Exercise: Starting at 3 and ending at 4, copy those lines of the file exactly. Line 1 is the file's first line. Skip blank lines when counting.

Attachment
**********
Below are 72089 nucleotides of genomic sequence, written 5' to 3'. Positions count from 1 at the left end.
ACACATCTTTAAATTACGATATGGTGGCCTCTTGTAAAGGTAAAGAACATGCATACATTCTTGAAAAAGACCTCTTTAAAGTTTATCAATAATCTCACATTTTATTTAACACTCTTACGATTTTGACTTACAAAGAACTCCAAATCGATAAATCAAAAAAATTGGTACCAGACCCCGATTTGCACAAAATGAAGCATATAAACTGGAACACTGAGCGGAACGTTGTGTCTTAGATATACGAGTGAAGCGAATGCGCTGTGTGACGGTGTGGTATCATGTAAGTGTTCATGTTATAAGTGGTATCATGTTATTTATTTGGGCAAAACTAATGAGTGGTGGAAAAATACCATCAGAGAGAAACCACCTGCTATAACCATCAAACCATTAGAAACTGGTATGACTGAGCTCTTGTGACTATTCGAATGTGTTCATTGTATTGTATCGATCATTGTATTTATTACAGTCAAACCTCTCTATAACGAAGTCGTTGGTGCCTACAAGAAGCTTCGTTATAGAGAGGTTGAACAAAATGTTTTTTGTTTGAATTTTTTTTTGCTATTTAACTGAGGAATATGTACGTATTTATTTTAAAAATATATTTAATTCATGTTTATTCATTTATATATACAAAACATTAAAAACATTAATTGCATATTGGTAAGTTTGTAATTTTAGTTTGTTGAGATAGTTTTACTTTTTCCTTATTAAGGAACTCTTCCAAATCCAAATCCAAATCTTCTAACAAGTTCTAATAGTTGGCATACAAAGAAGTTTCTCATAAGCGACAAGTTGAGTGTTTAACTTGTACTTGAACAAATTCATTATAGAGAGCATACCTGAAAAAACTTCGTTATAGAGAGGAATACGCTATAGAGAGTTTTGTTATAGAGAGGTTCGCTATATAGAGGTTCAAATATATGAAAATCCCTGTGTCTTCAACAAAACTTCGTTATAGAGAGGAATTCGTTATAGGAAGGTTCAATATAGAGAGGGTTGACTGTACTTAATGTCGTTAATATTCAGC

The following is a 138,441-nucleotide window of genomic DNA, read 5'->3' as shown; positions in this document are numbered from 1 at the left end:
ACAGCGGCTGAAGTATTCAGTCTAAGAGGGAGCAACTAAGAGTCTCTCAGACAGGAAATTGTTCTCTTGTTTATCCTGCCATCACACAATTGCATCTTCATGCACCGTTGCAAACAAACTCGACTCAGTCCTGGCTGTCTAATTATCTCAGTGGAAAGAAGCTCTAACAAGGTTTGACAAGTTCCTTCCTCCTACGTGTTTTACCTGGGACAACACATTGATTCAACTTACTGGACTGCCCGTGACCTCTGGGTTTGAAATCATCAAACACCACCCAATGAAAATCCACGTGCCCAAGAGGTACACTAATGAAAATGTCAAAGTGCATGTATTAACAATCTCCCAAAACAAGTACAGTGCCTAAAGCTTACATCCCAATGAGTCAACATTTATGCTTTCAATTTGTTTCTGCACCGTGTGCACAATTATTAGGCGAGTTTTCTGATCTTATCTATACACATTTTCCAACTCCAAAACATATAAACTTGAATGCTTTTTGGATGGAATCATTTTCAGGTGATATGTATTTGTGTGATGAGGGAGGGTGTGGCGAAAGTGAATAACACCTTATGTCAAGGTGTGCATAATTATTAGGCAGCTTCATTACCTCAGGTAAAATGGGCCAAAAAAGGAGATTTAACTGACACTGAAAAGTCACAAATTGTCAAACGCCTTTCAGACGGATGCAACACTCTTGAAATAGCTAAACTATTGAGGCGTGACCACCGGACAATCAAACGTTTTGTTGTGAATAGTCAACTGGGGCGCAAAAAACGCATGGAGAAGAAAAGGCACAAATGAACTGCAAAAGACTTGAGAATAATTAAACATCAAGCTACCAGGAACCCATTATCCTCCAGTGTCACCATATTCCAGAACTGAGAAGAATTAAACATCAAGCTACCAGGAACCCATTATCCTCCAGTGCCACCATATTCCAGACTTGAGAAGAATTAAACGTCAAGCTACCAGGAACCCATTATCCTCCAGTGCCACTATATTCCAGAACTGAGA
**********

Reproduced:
The following is a 138,441-nucleotide window of genomic DNA, read 5'->3' as shown; positions in this document are numbered from 1 at the left end:
ACAGCGGCTGAAGTATTCAGTCTAAGAGGGAGCAACTAAGAGTCTCTCAGACAGGAAATTGTTCTCTTGTTTATCCTGCCATCACACAATTGCATCTTCATGCACCGTTGCAAACAAACTCGACTCAGTCCTGGCTGTCTAATTATCTCAGTGGAAAGAAGCTCTAACAAGGTTTGACAAGTTCCTTCCTCCTACGTGTTTTACCTGGGACAACACATTGATTCAACTTACTGGACTGCCCGTGACCTCTGGGTTTGAAATCATCAAACACCACCCAATGAAAATCCACGTGCCCAAGAGGTACACTAATGAAAATGTCAAAGTGCATGTATTAACAATCTCCCAAAACAAGTACAGTGCCTAAAGCTTACATCCCAATGAGTCAACATTTATGCTTTCAATTTGTTTCTGCACCGTGTGCACAATTATTAGGCGAGTTTTCTGATCTTATCTATACACATTTTCCAACTCCAAAACATATAAACTTGAATGCTTTTTGGATGGAATCATTTTCAGGTGATATGTATTTGTGTGATGAGGGAGGGTGTGGCGAAAGTGAATAACACCTTATGTCAAGGTGTGCATAATTATTAGGCAGCTTCATTACCTCAGGTAAAATGGGCCAAAAAAGGAGATTTAACTGACACTGAAAAGTCACAAATTGTCAAACGCCTTTCAGACGGATGCAACACTCTTGAAATAGCTAAACTATTGAGGCGTGACCACCGGACAATCAAACGTTTTGTTGTGAATAGTCAACTGGGGCGCAAAAAACGCATGGAGAAGAAAAGGCACAAATGAACTGCAAAAGACTTGAGAATAATTAAACATCAAGCTACCAGGAACCCATTATCCTCCAGTGTCACCATATTCCAGAACTGAGAAGAATTAAACATCAAGCTACCAGGAACCCATTATCCTCCAGTGCCACCATATTCCAGACTTGAGAAGAATTAAACGTCAAGCTACCAGGAACCCATTATCCTCCAGTGCCACTATATTCCAGAACTGAGA